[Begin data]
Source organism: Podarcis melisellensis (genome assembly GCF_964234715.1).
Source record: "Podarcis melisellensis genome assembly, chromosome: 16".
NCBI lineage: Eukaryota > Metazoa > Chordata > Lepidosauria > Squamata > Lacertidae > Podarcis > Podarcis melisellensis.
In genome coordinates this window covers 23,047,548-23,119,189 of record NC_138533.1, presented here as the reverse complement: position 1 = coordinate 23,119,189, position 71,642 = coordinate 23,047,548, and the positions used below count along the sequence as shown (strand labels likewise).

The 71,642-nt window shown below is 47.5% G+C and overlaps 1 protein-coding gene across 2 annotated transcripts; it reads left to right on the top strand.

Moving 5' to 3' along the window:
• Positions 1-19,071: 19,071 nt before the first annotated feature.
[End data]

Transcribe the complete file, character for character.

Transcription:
Source organism: Podarcis melisellensis (genome assembly GCF_964234715.1).
Source record: "Podarcis melisellensis genome assembly, chromosome: 16".
NCBI lineage: Eukaryota > Metazoa > Chordata > Lepidosauria > Squamata > Lacertidae > Podarcis > Podarcis melisellensis.
In genome coordinates this window covers 23,047,548-23,119,189 of record NC_138533.1, presented here as the reverse complement: position 1 = coordinate 23,119,189, position 71,642 = coordinate 23,047,548, and the positions used below count along the sequence as shown (strand labels likewise).

The 71,642-nt window shown below is 47.5% G+C and overlaps 1 protein-coding gene across 2 annotated transcripts; it reads left to right on the top strand.

Moving 5' to 3' along the window:
• Positions 1-19,071: 19,071 nt before the first annotated feature.